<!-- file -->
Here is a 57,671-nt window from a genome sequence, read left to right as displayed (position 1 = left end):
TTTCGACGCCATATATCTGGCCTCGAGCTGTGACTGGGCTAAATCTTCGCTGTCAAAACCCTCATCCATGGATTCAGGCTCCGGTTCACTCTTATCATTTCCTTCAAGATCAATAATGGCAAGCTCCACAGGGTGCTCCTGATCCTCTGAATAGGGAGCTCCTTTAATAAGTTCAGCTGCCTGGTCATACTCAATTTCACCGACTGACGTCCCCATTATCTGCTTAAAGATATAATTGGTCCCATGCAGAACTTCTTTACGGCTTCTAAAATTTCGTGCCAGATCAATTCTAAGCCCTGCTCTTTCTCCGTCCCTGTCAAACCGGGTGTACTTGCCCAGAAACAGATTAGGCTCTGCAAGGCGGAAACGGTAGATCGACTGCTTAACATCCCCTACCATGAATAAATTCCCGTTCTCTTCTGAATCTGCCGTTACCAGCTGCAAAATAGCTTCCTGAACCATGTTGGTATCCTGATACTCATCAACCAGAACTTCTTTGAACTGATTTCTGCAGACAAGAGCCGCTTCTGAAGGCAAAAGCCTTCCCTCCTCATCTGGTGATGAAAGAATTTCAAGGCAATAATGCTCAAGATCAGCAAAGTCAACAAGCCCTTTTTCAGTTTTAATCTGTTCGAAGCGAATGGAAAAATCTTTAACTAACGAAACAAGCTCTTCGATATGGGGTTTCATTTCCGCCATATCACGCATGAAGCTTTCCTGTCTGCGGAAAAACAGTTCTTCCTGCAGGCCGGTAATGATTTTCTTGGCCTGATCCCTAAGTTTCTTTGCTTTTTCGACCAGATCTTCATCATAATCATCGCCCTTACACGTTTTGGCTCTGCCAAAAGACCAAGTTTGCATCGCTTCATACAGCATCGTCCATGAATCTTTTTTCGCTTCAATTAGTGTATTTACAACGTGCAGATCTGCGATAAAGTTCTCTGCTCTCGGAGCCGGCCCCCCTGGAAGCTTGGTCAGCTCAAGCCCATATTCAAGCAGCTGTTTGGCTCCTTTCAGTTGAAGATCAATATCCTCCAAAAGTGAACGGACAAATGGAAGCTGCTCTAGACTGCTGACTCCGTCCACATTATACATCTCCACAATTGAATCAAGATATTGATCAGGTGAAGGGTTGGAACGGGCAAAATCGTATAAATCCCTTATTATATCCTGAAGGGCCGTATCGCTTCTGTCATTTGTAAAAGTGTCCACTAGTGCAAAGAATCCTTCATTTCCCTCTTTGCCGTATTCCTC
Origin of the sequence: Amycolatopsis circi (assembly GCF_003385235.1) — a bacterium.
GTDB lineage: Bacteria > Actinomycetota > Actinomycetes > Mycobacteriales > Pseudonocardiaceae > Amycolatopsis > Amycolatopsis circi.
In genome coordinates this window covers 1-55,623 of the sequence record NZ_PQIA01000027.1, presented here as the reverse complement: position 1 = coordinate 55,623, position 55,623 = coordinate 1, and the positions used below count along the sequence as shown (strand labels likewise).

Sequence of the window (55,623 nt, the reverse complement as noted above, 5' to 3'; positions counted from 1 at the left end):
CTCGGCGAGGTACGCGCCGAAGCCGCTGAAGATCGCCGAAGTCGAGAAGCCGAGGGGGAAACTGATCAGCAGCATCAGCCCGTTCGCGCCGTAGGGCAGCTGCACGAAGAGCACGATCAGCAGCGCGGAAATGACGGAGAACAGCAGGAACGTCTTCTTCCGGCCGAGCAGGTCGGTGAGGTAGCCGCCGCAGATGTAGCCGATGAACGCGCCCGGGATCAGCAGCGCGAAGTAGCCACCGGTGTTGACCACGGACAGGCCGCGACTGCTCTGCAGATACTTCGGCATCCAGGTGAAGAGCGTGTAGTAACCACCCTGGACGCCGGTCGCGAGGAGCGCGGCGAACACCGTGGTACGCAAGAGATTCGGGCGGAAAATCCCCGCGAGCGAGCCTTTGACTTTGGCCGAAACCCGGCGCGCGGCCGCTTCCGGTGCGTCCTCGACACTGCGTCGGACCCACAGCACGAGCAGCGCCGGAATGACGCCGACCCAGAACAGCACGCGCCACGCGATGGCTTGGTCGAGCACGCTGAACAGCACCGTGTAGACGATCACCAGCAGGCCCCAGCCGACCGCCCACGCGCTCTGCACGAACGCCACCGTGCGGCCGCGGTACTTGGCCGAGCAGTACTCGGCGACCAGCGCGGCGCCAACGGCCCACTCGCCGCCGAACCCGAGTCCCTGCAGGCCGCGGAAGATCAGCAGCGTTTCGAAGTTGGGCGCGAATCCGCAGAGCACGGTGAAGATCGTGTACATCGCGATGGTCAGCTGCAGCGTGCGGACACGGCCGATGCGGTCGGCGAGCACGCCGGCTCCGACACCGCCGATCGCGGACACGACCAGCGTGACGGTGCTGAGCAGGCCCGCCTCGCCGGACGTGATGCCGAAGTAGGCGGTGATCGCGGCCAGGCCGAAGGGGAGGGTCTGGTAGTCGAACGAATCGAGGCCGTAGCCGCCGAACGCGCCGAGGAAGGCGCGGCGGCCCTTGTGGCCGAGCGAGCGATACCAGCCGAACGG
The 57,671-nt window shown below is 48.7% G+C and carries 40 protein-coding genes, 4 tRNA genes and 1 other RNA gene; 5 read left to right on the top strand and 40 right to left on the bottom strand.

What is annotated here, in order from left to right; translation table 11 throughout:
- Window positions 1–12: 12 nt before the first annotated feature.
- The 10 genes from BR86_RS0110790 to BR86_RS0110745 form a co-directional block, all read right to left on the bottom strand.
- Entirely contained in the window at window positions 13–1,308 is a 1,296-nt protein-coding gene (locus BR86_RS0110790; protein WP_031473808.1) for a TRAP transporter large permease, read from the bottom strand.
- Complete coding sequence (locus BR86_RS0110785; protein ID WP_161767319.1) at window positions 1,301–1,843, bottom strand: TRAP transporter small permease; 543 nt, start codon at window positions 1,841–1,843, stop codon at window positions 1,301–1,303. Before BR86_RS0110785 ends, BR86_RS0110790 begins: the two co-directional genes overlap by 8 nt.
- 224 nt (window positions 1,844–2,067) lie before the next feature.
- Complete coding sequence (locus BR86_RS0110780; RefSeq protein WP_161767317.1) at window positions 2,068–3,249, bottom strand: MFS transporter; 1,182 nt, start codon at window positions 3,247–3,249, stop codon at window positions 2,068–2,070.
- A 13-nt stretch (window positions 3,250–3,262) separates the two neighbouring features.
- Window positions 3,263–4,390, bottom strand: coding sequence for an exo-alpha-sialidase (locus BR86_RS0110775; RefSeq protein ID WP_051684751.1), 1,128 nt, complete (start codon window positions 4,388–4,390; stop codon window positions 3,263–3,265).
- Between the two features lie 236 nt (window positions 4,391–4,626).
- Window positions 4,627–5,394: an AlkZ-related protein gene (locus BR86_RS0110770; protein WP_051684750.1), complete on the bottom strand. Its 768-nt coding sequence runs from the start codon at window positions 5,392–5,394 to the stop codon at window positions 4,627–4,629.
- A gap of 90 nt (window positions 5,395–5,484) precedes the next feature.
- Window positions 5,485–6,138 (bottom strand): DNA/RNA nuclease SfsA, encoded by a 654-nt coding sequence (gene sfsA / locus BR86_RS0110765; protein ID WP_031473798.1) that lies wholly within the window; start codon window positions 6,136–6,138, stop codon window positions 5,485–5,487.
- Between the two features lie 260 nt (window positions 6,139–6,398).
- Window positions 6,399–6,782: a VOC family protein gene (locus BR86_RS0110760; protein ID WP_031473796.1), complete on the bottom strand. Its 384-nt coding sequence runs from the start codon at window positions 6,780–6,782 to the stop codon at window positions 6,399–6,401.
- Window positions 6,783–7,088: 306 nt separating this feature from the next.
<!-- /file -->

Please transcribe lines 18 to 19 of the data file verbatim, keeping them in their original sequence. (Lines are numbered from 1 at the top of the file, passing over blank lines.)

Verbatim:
- Between the two features lie 236 nt (window positions 4,391–4,626).
- Window positions 4,627–5,394: an AlkZ-related protein gene (locus BR86_RS0110770; protein WP_051684750.1), complete on the bottom strand. Its 768-nt coding sequence runs from the start codon at window positions 5,392–5,394 to the stop codon at window positions 4,627–4,629.